Maria Finkelmeier

Maria Finkelmeier's Biography

Named a "one-woman dynamo" by the Boston Globe, Maria Finkelmeier is a percussion performer, composer, educator and arts entrepreneur. Prior to rooting in New England, she spent three years in Sweden at the PiteĆ„ Institution for Music and Media as an artist-in-residence. 

Maria is co-founder of numerous international groups, including Masary Studios (music and light collective), Ensemble Evolution (percussion trio) and Quartet Kalos (Swedish-American band with clarinet, cello, voice, percussion). With these self-managed ensembles, Maria has performed and given masterclasses throughout Europe, Australia and the US, and been featured at the Percussive Arts Society International Convention on numerous occasions. Her classical career includes eight European tours with the Baltic Sea Philharmonic under the baton of Kristjan Jarvi, and a 2016 performance on the Boston Opera House stage with Masary Studios for TEDx Cambridge.  As a nuanced interpreter of new music, Maria can often be seen with Hub New Music, and as a soloist for her own show Human and/or Machine.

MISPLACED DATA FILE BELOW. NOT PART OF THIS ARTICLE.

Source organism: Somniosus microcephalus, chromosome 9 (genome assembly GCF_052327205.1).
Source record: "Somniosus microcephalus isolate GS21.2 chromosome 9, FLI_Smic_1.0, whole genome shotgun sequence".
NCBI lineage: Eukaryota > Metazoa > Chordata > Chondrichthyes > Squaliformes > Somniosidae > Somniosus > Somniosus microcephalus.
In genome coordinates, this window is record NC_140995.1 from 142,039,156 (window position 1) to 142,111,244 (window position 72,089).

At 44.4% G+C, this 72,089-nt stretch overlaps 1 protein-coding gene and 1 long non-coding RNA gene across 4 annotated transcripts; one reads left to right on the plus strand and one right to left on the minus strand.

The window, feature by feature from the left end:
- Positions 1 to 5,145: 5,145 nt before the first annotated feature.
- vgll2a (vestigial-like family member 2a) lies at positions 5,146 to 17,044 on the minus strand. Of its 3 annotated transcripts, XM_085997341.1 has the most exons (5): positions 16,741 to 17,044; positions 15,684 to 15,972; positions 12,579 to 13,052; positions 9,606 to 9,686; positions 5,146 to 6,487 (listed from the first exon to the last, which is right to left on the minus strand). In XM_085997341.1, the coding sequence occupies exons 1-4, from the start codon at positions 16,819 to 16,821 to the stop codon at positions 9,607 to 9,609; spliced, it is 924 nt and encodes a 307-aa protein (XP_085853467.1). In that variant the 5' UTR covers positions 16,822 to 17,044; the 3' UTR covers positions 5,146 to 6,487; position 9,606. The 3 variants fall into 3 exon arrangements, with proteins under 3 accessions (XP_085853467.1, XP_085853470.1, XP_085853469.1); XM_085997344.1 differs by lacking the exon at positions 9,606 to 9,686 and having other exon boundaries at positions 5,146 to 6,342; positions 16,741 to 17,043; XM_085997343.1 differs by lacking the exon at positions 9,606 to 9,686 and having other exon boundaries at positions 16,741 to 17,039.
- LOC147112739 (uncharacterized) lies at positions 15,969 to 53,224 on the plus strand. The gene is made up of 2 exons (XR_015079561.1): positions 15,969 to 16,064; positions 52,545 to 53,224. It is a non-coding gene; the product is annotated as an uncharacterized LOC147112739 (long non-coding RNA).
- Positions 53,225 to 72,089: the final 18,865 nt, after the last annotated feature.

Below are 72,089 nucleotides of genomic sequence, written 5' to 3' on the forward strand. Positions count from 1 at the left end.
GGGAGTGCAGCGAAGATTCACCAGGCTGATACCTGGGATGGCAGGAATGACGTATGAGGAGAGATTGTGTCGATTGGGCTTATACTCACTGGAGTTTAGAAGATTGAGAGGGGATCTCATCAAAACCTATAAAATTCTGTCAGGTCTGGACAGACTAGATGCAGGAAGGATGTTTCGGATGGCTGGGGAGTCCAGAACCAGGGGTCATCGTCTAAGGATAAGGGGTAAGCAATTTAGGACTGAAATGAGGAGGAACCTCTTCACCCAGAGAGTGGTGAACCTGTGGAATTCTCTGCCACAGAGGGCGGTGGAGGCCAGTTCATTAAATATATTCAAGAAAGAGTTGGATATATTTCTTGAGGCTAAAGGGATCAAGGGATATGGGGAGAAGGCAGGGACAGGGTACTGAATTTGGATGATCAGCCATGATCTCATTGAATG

A sought after multidisciplinary collaborator and contemporary composer, Maria has been commissioned to create works for the Outside the Box Festival, ArtWeek Boston, Illuminus and Boston Center for the Arts. A project highlight includes Masary Studios' large scale piece "Waking the Monster," which turned Boston's baseball stadium, Fenway Park, into a live percussion instrument and projection canvas for Illuminus at HubWeek Boston in 2015. The one-night spectacle was enjoyed by over 30,000 attendees.  

As founder and director of Kadence Arts, a nonprofit devoted to incubating artistic projects and engaging local communities through music making, Maria established three core programs: the Beat Bus, a mobile drumming workshop; Times Two, a new music concert series; and Make Music Boston, a free outdoor music festival on the summer solstice. Additionally, Kadence Arts' 2016 production of John Luther Adams' Inuksuit featured over 90 percussionists and was named a "top ten in classical music" by the Boston Globe

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Maria Finkelmeier